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BACKGROUND: I have been messing around with audio signals in Audacity and realized that by inverting a signal and adding it to the same signal I get no signal. Thus (S + invS) is really (S-S). (S+S) = 2S and S increased by 6db is also 2S (checked by subtracting an inverted S+S signal and got no signal).

QUESTION: What would be S*S, 1/S, and sqrt(S)?

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When working with audio signals, you must look at the signals as phasors rather than plain numbers. As such, the signals will be represented as complex numbers. For example, a given sinusoidal signal $Se^{j\phi}$ has an amplitude of S, and a phase angle of $\phi$. Inverting the signal means increasing its phase angle by 180 degrees, or $\pi$ radians. So when adding the two signals together what you are doing is represented by the equation (omitting conjugate pairs):

$$S_{sum}=Se^{j\phi}+Se^{j(\phi+\pi)}$$ $$S_{sum}=Se^{j\phi}+Se^{j\phi}e^{j\pi}$$ $$e^{j\pi}=-1$$ $$S_{sum}=Se^{j\phi}-Se^{j\phi}=0$$

In terms of the intensity going up by 6dB when the intensity is doubled, this can be calculated by using the equation: $$ 10log(I_2/I_1)dB$$

Intensity is directly proportional to the square of the amplitude, so doubling the amplitude will result in the equation: $$ 10log(4S^2/S^2)dB=6dB$$

Doing the other calculations you mentioned is a simple matter of trigonometric arithmetic. For example, in the case of squaring the sinusoidal signal, the result is a sinusoid of twice the frequency and half the phase. This is demonstrated by the identity: $$cos^2(x)=\frac{1}{2}(cos(2x)+1)$$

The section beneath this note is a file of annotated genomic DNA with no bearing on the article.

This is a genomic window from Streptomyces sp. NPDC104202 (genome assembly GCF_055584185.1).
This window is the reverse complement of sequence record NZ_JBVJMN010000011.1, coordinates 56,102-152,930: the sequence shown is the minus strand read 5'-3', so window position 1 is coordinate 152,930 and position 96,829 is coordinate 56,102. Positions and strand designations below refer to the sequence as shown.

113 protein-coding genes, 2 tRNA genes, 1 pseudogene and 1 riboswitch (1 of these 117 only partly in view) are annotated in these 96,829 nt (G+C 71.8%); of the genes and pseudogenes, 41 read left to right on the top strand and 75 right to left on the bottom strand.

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A really good way to experiment more in depth with signal arithmetic would be to use MATLAB to make a signal, and play it using the "sound" function. – Ataraxia Mar 2 '13 at 6:33
Thank you. It looks like I will need to learn MATLAB and mess around with this as I don't see how I could implement these in Audacity. – Michelle Mar 2 '13 at 14:17
@Michelle no problem. Is there anything you're still unclear on? – Ataraxia Mar 2 '13 at 15:34
Yeah, I haven't had trig yet (next year). But I looked up some identities and read some about sine and cosine. So cos is really just sin + pi/2. I guess I am unclear why you used cos^2x instead of sin^2x. I also haven't figured out how to type the math symbols here. Even with these confusions though I now see the importance of viewing the signals as sine waves. Which leads to the importance of figuring out how the trig math works out. – Michelle Mar 2 '13 at 19:48
Downloading MATLAB now, so maybe I'll be messing with it tonight or tomorrow. thnx – Michelle Mar 2 '13 at 19:56

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